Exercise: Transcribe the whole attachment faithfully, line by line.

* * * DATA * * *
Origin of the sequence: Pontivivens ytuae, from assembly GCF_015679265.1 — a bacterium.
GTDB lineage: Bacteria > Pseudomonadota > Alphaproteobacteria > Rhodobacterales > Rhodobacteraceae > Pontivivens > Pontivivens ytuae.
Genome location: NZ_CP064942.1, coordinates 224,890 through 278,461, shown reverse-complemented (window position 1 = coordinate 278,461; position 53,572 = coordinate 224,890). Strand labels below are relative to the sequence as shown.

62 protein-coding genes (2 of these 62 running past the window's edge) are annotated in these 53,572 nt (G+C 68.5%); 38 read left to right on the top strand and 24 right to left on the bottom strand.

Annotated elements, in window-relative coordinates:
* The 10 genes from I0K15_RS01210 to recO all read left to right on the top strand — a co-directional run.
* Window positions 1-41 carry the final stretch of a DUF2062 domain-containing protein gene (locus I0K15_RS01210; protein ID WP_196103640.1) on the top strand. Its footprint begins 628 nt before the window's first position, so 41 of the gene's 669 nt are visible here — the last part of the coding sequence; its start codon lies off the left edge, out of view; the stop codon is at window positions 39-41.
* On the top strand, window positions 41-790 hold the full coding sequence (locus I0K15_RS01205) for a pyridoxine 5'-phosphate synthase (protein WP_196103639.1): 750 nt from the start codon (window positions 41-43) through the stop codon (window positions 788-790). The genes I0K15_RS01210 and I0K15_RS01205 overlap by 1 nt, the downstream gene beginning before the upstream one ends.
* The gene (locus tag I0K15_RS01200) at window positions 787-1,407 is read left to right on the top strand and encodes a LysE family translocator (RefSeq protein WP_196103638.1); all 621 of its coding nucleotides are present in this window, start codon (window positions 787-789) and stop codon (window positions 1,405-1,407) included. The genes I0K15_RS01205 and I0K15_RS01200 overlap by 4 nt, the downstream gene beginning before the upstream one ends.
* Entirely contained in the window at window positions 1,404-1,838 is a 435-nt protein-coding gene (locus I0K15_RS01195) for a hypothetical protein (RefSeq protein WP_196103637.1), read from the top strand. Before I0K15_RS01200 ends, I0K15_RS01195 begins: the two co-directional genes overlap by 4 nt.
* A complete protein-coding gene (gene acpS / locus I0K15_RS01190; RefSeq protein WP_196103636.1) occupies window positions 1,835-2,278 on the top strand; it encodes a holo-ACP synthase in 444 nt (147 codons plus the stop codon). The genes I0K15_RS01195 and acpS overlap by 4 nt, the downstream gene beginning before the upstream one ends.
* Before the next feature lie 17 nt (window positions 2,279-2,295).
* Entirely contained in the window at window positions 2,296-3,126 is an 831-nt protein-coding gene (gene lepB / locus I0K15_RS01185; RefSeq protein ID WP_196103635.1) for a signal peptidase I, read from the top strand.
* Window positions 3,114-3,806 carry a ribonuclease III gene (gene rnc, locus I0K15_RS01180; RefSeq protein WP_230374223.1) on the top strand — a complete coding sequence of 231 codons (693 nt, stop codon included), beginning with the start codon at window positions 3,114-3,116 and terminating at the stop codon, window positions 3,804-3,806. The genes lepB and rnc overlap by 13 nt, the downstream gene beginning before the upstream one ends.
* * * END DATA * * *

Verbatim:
Origin of the sequence: Pontivivens ytuae, from assembly GCF_015679265.1 — a bacterium.
GTDB lineage: Bacteria > Pseudomonadota > Alphaproteobacteria > Rhodobacterales > Rhodobacteraceae > Pontivivens > Pontivivens ytuae.
Genome location: NZ_CP064942.1, coordinates 224,890 through 278,461, shown reverse-complemented (window position 1 = coordinate 278,461; position 53,572 = coordinate 224,890). Strand labels below are relative to the sequence as shown.

62 protein-coding genes (2 of these 62 running past the window's edge) are annotated in these 53,572 nt (G+C 68.5%); 38 read left to right on the top strand and 24 right to left on the bottom strand.

Annotated elements, in window-relative coordinates:
* The 10 genes from I0K15_RS01210 to recO all read left to right on the top strand — a co-directional run.
* Window positions 1-41 carry the final stretch of a DUF2062 domain-containing protein gene (locus I0K15_RS01210; protein ID WP_196103640.1) on the top strand. Its footprint begins 628 nt before the window's first position, so 41 of the gene's 669 nt are visible here — the last part of the coding sequence; its start codon lies off the left edge, out of view; the stop codon is at window positions 39-41.
* On the top strand, window positions 41-790 hold the full coding sequence (locus I0K15_RS01205) for a pyridoxine 5'-phosphate synthase (protein WP_196103639.1): 750 nt from the start codon (window positions 41-43) through the stop codon (window positions 788-790). The genes I0K15_RS01210 and I0K15_RS01205 overlap by 1 nt, the downstream gene beginning before the upstream one ends.
* The gene (locus tag I0K15_RS01200) at window positions 787-1,407 is read left to right on the top strand and encodes a LysE family translocator (RefSeq protein WP_196103638.1); all 621 of its coding nucleotides are present in this window, start codon (window positions 787-789) and stop codon (window positions 1,405-1,407) included. The genes I0K15_RS01205 and I0K15_RS01200 overlap by 4 nt, the downstream gene beginning before the upstream one ends.
* Entirely contained in the window at window positions 1,404-1,838 is a 435-nt protein-coding gene (locus I0K15_RS01195) for a hypothetical protein (RefSeq protein WP_196103637.1), read from the top strand. Before I0K15_RS01200 ends, I0K15_RS01195 begins: the two co-directional genes overlap by 4 nt.
* A complete protein-coding gene (gene acpS / locus I0K15_RS01190; RefSeq protein WP_196103636.1) occupies window positions 1,835-2,278 on the top strand; it encodes a holo-ACP synthase in 444 nt (147 codons plus the stop codon). The genes I0K15_RS01195 and acpS overlap by 4 nt, the downstream gene beginning before the upstream one ends.
* Before the next feature lie 17 nt (window positions 2,279-2,295).
* Entirely contained in the window at window positions 2,296-3,126 is an 831-nt protein-coding gene (gene lepB / locus I0K15_RS01185; RefSeq protein ID WP_196103635.1) for a signal peptidase I, read from the top strand.
* Window positions 3,114-3,806 carry a ribonuclease III gene (gene rnc, locus I0K15_RS01180; RefSeq protein WP_230374223.1) on the top strand — a complete coding sequence of 231 codons (693 nt, stop codon included), beginning with the start codon at window positions 3,114-3,116 and terminating at the stop codon, window positions 3,804-3,806. The genes lepB and rnc overlap by 13 nt, the downstream gene beginning before the upstream one ends.